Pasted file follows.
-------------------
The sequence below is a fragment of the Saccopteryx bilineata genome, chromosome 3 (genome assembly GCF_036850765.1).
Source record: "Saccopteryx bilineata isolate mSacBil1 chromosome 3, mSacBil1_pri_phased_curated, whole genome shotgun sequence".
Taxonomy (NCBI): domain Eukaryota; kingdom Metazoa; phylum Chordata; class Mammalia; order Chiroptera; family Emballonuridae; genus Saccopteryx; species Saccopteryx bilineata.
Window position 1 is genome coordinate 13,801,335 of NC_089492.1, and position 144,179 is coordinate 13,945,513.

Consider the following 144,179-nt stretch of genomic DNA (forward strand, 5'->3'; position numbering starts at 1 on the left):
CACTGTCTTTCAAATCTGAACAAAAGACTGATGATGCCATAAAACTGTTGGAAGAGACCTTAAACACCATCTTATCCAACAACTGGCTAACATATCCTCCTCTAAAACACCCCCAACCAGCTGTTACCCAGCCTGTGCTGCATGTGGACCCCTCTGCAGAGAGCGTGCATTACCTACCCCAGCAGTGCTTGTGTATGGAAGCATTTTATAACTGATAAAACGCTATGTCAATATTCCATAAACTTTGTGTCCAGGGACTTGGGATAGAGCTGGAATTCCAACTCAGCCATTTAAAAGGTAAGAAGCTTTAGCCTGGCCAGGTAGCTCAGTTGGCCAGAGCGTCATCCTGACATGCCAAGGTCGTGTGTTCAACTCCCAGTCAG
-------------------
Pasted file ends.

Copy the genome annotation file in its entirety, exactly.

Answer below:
The sequence below is a fragment of the Saccopteryx bilineata genome, chromosome 3 (genome assembly GCF_036850765.1).
Source record: "Saccopteryx bilineata isolate mSacBil1 chromosome 3, mSacBil1_pri_phased_curated, whole genome shotgun sequence".
Taxonomy (NCBI): domain Eukaryota; kingdom Metazoa; phylum Chordata; class Mammalia; order Chiroptera; family Emballonuridae; genus Saccopteryx; species Saccopteryx bilineata.
Window position 1 is genome coordinate 13,801,335 of NC_089492.1, and position 144,179 is coordinate 13,945,513.

Consider the following 144,179-nt stretch of genomic DNA (forward strand, 5'->3'; position numbering starts at 1 on the left):
CACTGTCTTTCAAATCTGAACAAAAGACTGATGATGCCATAAAACTGTTGGAAGAGACCTTAAACACCATCTTATCCAACAACTGGCTAACATATCCTCCTCTAAAACACCCCCAACCAGCTGTTACCCAGCCTGTGCTGCATGTGGACCCCTCTGCAGAGAGCGTGCATTACCTACCCCAGCAGTGCTTGTGTATGGAAGCATTTTATAACTGATAAAACGCTATGTCAATATTCCATAAACTTTGTGTCCAGGGACTTGGGATAGAGCTGGAATTCCAACTCAGCCATTTAAAAGGTAAGAAGCTTTAGCCTGGCCAGGTAGCTCAGTTGGCCAGAGCGTCATCCTGACATGCCAAGGTCGTGTGTTCAACTCCCAGTCAG